All words that were used were same as Paivio (1969)Procedure Opening we will get a brief example of exactly what concrete nouns and abstract nouns are. Concrete nouns are words that represent objects and substances; they exist physically meaning they can be touched such as a person, a phone, a door. Not only can you place your hand on these items you can also get a picture of what the items are. Whereas abstract nouns are the opposite, these nouns relate to things having no physical existence non representable, such as feelings, happiness, idea, truth.
In pairings for concrete you would run into examples such as spoon-bowl, elbow- rock. Where law-ability, hour-time would be pairings or abstract nouns. Twenty students participated in a study to satisfy a class requirement for psychology 412 this is a lab course. The study took place over three days on the first day seven students participated in the study, the second day another seven students and on the third and final day six students participated in study. During the study only one student was brought into the classroom at a time, the classroom was quiet. The subject was seated in a chair with back support in the middle of the classroom in the front row directly in front of the experimenter that stood at a podium in front of the class, facing the participant.
The experimenter presented two decks of cards; he provided brief instructions of the experiment. Participants were told you as a subject will be shown groups of words. The participants were told to memorize which word was paired with that word in the first deck. Following the presentation of the first deck of cards, the experimenter would then show the second deck of cards and the participant would have one opportunity to recall the correct word to complete the pair. The experimenter began the experiment. The participant was presented with the first deck of cards, one at a time for five seconds each.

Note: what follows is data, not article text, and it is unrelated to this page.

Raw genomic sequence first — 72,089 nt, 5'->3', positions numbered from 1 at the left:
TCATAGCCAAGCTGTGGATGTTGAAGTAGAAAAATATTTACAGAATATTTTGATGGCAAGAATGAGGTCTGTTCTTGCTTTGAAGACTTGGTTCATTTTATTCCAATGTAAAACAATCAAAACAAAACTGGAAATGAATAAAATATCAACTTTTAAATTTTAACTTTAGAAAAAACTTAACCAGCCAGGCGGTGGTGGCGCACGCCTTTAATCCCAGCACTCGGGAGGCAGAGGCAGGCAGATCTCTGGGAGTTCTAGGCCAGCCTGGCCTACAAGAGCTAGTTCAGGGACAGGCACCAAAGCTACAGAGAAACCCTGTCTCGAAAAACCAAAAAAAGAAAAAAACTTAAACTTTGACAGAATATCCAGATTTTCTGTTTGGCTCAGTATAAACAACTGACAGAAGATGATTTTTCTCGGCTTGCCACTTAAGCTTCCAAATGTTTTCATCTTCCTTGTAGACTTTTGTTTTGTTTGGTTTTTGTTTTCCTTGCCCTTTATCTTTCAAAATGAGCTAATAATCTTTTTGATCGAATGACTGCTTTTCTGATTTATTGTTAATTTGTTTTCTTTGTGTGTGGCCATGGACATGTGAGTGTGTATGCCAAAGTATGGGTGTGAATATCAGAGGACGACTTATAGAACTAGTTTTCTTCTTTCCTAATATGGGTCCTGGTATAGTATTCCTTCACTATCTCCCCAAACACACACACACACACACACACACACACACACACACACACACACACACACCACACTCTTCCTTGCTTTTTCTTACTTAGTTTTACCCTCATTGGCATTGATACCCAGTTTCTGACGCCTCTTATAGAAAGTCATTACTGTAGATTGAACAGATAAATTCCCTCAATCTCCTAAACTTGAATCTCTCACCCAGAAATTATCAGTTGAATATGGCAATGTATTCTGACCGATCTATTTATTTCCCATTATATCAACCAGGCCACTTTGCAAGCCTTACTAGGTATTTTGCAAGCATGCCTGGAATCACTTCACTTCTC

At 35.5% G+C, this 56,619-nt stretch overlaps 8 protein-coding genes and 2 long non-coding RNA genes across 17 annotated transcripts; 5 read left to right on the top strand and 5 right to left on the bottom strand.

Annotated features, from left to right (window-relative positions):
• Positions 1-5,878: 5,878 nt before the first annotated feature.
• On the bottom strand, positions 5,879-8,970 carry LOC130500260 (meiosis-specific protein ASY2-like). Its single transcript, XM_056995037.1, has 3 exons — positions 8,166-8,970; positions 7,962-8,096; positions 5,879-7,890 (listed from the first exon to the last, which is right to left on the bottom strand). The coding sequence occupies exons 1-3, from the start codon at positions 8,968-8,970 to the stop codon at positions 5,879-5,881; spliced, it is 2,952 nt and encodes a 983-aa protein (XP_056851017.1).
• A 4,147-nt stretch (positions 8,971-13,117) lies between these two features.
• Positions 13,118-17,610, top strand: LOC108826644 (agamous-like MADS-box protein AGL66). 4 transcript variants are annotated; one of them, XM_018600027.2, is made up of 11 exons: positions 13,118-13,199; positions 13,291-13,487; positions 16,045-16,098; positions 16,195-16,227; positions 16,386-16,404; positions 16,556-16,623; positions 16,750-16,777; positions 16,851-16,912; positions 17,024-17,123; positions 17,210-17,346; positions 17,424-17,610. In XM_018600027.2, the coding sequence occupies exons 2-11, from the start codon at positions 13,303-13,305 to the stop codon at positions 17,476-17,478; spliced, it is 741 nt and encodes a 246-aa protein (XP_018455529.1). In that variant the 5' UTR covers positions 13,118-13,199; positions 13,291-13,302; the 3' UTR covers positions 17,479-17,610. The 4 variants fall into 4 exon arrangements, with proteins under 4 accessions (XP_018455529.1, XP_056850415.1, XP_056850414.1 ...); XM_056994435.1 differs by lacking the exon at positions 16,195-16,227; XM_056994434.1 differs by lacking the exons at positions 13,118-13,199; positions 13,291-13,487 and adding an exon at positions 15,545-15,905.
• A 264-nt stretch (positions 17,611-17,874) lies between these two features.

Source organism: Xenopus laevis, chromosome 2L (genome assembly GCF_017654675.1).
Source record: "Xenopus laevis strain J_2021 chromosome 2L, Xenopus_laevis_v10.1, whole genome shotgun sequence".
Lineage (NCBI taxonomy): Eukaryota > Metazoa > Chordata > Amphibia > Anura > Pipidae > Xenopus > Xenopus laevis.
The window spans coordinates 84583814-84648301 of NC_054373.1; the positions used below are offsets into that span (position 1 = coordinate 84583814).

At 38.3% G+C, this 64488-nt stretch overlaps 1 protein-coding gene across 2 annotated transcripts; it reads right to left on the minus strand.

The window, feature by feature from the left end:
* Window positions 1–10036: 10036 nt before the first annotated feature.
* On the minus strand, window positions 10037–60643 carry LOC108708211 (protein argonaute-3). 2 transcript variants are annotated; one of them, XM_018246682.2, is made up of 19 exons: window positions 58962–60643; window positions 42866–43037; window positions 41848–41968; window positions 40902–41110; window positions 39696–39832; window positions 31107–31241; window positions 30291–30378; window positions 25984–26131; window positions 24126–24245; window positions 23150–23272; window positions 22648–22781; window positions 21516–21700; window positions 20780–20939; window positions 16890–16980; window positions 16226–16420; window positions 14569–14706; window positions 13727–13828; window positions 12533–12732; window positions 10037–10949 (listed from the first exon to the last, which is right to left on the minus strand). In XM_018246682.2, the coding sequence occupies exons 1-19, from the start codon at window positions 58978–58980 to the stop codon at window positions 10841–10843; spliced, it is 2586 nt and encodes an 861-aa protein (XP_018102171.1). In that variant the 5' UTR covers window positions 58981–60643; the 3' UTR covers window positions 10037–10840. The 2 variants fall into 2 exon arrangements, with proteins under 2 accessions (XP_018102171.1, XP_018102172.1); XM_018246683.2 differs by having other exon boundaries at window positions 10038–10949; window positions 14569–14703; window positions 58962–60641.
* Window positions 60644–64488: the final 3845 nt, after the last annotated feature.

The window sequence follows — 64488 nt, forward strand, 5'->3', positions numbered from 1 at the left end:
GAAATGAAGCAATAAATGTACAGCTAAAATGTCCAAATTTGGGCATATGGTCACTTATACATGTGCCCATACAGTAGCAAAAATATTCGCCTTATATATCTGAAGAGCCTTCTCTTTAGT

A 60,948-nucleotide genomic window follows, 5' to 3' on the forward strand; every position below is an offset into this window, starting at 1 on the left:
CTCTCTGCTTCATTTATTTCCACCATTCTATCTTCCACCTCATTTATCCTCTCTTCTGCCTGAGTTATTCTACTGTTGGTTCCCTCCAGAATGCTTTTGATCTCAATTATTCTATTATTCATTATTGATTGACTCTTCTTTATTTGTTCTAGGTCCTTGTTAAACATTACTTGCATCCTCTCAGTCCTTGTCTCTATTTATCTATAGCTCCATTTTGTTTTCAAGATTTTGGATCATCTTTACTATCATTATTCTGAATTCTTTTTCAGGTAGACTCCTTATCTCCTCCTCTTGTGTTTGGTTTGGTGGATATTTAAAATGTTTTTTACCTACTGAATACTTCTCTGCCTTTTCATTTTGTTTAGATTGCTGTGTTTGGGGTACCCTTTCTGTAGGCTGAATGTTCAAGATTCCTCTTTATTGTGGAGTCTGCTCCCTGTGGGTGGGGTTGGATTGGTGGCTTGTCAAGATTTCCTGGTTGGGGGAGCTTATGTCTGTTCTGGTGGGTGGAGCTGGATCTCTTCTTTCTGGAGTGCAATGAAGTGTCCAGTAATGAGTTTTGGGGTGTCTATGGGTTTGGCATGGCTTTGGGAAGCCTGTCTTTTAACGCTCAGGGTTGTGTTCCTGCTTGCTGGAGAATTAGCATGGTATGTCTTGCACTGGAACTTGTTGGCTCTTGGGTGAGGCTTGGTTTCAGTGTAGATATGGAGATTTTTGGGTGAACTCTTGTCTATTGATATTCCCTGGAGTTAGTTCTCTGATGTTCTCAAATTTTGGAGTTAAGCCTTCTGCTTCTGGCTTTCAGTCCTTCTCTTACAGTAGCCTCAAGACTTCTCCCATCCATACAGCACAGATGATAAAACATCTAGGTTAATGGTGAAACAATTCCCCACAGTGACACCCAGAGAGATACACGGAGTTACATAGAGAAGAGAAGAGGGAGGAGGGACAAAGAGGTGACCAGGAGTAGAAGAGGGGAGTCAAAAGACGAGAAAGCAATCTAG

Once the first deck of cards was completed the experimenter presented deck two one card at a time for five seconds each. In that five seconds one of three things could happen you guessed correctly, you guessed incorrectly or you ran out of time. After each card was administered he wrote down correct, incorrect, or no answer.Once the participant finished going through the second deck of cards the experiment was complete and the participant was asked to leave the room and to send in the next student. After we left the classroom the experimenter recorded the results for abstract and concrete nouns, with a pencil.
Data collection took three days then all information was tallied.ResultsMean for the recall of concrete nouns in our experiment was 7.65. The mean for the recall of the abstract nouns was 1.15. The standard deviation for the concrete noun recall was 3.0211.
The standard deviation for the abstract noun recall was 1.4239. The degree of freedom for both conditions was 19.
Using a correlated t-test the results of the recall of concrete nouns versus abstract nouns were significant t (19) = 9.35, P